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Remember Where You've Come From

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So Elijah went from there and found Elisha son of Shaphat. He was plowing with twelve yoke of oxen, and he himself was driving the twelfth pair. Elijah went up to him and threw his cloak around him. 1 Kings 19:19

The Torah portion for this week is Pinchas, which means "Phinehas," from Numbers 25:10-30:1, and the Haftorah is from 1 Kings 18:46-19:21.

Manny Pacquiao is a Filipino world champion professional boxer. At age 32, he was elected to the Philippine House of Representatives; he also has been involved in acting, singing, and playing basketball. By all accounts, Manny is a huge success. But it's what happened after his recent, widely publicized fight against Floyd Mayweather, in which Manny lost, that tells the real story about who he is.

After the fight, Mayweather went on to celebrate his win, spending $1.2 million on champagne alone. Manny, on the other hand, proceeded with his plans, which had been finalized before the fight even took place. Win or lose, Manny was heading straight to St. Jude's Ranch for Children, a supportive housing program for homeless youth, just as he had done every time he had fought in Las Vegas.

Manny explained that at the start of his career, a good friend advised him, "Manny, don't you ever forget where you came from. If you forget that, it doesn't matter how much you win. If you lose where you come from, you lose it all."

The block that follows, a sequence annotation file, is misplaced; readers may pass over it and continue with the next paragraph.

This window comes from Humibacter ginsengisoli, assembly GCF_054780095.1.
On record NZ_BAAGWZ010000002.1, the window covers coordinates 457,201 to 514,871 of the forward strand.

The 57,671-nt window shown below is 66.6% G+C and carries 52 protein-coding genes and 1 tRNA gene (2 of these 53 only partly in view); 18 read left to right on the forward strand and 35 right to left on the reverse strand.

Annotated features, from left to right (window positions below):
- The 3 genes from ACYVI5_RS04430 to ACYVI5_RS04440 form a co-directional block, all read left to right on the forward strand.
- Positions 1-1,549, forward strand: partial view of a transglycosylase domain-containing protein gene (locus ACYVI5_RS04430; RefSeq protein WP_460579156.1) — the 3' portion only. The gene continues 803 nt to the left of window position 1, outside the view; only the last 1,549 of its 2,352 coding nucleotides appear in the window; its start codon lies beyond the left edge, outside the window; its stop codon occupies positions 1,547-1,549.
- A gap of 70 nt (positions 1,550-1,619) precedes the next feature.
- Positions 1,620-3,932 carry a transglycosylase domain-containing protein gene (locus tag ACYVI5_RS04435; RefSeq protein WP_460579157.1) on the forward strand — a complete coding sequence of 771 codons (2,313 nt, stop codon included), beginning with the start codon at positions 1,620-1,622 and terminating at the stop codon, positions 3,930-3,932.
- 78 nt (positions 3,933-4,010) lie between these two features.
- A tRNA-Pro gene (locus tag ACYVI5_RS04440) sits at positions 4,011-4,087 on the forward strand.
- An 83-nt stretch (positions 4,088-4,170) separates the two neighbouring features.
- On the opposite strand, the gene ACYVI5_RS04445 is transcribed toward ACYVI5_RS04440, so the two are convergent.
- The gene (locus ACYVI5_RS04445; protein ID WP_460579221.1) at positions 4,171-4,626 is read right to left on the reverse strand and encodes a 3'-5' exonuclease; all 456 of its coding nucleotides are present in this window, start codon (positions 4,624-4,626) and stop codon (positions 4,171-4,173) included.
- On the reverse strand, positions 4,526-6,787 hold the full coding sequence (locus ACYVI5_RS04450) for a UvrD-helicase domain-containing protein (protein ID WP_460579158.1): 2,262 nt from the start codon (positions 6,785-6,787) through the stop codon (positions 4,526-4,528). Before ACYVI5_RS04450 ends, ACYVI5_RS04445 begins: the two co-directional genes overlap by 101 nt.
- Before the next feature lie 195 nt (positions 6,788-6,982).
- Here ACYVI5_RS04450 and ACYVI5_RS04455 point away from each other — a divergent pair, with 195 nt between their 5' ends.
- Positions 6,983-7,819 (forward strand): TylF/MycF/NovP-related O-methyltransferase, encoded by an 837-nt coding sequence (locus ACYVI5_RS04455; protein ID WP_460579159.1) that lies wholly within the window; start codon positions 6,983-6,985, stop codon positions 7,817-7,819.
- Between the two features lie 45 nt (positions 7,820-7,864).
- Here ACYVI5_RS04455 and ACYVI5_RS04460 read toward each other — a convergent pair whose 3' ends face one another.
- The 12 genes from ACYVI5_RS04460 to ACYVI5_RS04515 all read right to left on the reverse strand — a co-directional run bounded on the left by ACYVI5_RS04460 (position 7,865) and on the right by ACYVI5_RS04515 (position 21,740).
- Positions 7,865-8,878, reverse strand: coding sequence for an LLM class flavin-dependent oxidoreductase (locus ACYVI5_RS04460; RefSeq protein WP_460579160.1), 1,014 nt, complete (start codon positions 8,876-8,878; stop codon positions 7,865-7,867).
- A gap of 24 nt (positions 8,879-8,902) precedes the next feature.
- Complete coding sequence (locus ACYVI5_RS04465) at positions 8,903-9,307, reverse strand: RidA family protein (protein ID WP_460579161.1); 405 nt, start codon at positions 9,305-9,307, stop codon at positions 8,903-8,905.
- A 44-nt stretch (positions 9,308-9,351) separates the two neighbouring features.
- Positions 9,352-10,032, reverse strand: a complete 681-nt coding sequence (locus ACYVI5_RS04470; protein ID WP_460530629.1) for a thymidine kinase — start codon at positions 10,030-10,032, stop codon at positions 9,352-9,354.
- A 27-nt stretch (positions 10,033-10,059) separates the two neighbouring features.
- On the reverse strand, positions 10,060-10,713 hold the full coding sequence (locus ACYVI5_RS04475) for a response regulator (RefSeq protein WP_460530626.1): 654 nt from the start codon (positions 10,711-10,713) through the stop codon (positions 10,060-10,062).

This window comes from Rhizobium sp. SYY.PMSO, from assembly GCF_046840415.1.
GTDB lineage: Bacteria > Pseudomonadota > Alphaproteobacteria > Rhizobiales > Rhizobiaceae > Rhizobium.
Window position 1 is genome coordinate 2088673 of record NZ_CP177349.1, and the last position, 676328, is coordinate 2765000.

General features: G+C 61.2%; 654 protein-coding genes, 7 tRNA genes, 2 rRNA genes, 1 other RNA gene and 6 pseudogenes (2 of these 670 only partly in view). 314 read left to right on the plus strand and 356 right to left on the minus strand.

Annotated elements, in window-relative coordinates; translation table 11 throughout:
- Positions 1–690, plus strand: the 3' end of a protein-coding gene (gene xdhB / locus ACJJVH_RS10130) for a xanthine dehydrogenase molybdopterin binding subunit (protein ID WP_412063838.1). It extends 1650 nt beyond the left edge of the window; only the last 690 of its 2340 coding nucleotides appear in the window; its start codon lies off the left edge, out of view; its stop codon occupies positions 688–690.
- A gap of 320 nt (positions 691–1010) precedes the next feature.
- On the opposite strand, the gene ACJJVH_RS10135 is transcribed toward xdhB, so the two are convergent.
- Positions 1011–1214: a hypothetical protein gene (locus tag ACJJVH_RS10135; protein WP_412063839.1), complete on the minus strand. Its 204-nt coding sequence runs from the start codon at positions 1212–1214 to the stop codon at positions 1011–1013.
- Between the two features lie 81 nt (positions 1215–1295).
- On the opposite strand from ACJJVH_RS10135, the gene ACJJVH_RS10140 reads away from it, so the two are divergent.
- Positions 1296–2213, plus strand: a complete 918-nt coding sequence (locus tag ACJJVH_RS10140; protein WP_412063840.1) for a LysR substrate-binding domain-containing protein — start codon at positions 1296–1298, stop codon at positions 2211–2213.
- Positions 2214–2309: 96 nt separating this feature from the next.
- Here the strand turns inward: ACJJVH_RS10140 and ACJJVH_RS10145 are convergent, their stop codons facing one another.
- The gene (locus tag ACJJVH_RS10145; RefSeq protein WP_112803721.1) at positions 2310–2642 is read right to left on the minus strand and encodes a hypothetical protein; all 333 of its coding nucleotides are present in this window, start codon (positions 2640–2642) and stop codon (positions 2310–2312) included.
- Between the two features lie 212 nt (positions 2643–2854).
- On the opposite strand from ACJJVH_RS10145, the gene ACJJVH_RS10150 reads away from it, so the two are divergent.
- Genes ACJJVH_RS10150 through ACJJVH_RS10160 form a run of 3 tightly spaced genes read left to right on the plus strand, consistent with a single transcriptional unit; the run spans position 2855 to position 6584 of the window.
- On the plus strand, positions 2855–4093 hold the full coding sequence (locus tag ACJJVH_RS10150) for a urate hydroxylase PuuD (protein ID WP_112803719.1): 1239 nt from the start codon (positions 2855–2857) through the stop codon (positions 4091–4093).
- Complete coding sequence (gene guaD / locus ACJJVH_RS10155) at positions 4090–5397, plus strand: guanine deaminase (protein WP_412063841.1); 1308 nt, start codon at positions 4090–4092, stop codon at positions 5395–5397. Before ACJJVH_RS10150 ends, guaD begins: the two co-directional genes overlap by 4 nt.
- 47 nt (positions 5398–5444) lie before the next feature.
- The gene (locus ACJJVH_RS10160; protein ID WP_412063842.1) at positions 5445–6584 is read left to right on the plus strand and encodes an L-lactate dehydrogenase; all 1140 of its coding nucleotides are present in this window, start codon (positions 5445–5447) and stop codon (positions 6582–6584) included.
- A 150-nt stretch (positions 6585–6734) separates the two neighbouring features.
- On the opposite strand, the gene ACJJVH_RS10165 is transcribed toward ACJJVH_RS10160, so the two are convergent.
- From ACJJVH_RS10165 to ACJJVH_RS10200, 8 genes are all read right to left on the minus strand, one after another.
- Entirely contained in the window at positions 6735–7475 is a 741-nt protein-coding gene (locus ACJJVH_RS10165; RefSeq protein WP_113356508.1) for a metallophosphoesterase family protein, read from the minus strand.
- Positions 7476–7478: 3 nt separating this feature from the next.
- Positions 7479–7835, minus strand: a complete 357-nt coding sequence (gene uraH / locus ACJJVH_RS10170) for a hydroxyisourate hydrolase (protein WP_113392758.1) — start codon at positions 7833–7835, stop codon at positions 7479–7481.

You see, Manny grew up so poor that he had to drop out of school to help support his family. By 16, he was literally fighting for his life. Throughout it all, Manny never forgot where he came from, and that's why he continues to bring boxes of gifts and toys for the poor children at St. Jude's whenever the opportunity presents itself.

Ever wonder where the saying "passing the mantle" comes from? In this week's Haftorah reading, the great prophet Elijah is instructed to choose Elisha as his disciple to carry on his legacy. So he goes to the field of Elisha's family, where Elisha was overseeing the workers. There, Elijah symbolically passed his cloak - also called a mantle - over Elisha, and Elisha understood that he had been chosen as Elijah's successor.

This was an accomplishment like no other. What an honor! What a privilege! Yet, Elisha didn't immediately run off with his esteemed mentor. Instead he asked permission to properly say goodbye to his parents. Then he personally slaughtered his oxen and cooked a great feast for his workers. Why does Scripture provide all these details for us? To teach us that Elisha didn't forget where he came from. He had gratitude toward the people and the place that he came from. And so should we.

Whether we have come through difficulties in life or lived in relative comfort and ease, we can't forget about those less fortunate than us. If we've had it hard, let's remember what it's like and help others in need. If we've had it easy, let's be grateful for being blessed and be a blessing to those less fortunate.

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